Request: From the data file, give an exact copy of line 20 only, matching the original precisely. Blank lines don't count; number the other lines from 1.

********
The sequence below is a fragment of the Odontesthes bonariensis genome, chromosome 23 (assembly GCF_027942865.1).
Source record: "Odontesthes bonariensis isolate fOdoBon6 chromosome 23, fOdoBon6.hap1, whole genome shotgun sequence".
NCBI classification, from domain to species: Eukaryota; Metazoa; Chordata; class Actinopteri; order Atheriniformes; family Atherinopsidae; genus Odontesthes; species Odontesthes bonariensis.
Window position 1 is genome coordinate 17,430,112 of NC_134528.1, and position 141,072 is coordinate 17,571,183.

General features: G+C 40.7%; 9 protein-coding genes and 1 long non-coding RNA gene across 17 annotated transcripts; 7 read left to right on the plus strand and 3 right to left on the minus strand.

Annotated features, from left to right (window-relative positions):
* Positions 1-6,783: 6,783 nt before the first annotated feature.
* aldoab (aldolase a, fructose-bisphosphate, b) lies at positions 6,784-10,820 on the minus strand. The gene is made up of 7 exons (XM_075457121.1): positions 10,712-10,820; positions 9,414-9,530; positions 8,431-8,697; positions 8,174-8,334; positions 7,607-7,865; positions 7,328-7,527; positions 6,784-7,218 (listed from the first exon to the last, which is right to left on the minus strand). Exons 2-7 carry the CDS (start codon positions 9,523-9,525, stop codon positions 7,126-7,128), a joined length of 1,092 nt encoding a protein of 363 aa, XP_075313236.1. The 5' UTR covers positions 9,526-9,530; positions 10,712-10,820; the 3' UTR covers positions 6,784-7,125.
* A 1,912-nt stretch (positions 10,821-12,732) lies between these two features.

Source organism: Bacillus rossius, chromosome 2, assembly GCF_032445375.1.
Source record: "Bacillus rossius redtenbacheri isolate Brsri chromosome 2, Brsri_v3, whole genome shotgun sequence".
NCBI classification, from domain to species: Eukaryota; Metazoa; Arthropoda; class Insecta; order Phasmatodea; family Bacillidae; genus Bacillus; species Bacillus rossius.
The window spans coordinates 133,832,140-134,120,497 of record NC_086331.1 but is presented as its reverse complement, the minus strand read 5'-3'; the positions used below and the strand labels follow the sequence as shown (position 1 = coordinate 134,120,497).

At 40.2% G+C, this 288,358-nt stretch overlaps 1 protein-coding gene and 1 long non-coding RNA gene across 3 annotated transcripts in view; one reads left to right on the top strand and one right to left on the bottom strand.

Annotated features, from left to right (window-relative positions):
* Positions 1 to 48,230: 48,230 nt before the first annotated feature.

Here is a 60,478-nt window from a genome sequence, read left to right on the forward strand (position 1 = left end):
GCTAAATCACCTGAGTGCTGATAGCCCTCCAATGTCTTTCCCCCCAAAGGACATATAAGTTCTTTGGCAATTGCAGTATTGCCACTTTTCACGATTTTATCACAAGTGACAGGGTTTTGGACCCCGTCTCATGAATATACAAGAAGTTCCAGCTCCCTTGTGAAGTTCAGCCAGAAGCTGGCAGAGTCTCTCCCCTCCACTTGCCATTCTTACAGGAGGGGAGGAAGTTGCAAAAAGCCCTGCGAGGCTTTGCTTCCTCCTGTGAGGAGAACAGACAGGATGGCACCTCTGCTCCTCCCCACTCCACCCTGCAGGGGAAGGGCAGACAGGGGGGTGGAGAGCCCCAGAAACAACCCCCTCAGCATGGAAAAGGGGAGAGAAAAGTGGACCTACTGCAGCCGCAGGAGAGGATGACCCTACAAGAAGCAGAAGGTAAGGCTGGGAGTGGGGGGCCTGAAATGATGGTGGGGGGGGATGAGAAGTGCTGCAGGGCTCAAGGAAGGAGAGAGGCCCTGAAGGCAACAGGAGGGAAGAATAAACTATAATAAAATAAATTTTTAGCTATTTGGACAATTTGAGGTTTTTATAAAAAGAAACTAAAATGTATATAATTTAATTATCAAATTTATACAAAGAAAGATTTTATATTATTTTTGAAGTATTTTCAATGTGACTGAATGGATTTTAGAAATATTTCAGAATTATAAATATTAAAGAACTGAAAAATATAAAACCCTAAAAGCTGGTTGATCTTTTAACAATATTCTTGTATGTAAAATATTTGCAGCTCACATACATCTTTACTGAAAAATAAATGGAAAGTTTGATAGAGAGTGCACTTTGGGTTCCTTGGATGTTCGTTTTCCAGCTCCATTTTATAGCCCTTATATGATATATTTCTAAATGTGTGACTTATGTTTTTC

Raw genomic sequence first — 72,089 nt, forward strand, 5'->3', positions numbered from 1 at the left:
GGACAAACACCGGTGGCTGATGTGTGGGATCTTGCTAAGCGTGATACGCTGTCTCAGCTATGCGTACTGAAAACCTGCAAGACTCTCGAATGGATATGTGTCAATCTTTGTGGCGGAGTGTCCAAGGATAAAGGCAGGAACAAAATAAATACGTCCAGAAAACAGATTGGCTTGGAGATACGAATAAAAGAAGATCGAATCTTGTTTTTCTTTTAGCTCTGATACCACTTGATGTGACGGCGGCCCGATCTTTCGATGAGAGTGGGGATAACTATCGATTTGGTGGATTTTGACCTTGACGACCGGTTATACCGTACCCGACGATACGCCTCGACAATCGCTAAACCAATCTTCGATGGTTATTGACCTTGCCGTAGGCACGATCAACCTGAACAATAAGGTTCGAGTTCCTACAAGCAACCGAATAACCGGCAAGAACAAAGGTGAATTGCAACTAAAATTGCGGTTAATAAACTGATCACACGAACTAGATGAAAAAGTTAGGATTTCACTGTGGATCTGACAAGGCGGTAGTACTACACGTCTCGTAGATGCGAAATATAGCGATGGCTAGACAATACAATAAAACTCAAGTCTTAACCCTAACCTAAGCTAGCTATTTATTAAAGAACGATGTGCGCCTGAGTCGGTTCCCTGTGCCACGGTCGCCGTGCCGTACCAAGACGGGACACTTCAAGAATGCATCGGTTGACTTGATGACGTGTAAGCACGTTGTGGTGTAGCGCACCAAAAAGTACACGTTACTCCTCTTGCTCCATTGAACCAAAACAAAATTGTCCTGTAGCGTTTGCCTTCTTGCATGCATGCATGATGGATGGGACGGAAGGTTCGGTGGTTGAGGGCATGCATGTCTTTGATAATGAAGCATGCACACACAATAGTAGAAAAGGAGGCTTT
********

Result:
GGACAAACACCGGTGGCTGATGTGTGGGATCTTGCTAAGCGTGATACGCTGTCTCAGCTATGCGTACTGAAAACCTGCAAGACTCTCGAATGGATATGTGTCAATCTTTGTGGCGGAGTGTCCAAGGATAAAGGCAGGAACAAAATAAATACGTCCAGAAAACAGATTGGCTTGGAGATACGAATAAAAGAAGATCGAATCTTGTTTTTCTTTTAGCTCTGATACCACTTGATGTGACGGCGGCCCGATCTTTCGATGAGAGTGGGGATAACTATCGATTTGGTGGATTTTGACCTTGACGACCGGTTATACCGTACCCGACGATACGCCTCGACAATCGCTAAACCAATCTTCGATGGTTATTGACCTTGCCGTAGGCACGATCAACCTGAACAATAAGGTTCGAGTTCCTACAAGCAACCGAATAACCGGCAAGAACAAAGGTGAATTGCAACTAAAATTGCGGTTAATAAACTGATCACACGAACTAGATGAAAAAGTTAGGATTTCACTGTGGATCTGACAAGGCGGTAGTACTACACGTCTCGTAGATGCGAAATATAGCGATGGCTAGACAATACAATAAAACTCAAGTCTTAACCCTAACCTAAGCTAGCTATTTATTAAAGAACGATGTGCGCCTGAGTCGGTTCCCTGTGCCACGGTCGCCGTGCCGTACCAAGACGGGACACTTCAAGAATGCATCGGTTGACTTGATGACGTGTAAGCACGTTGTGGTGTAGCGCACCAAAAAGTACACGTTACTCCTCTTGCTCCATTGAACCAAAACAAAATTGTCCTGTAGCGTTTGCCTTCTTGCATGCATGCATGATGGATGGGACGGAAGGTTCGGTGGTTGAGGGCATGCATGTCTTTGATAATGAAGCATGCACACACAATAGTAGAAAAGGAGGCTTT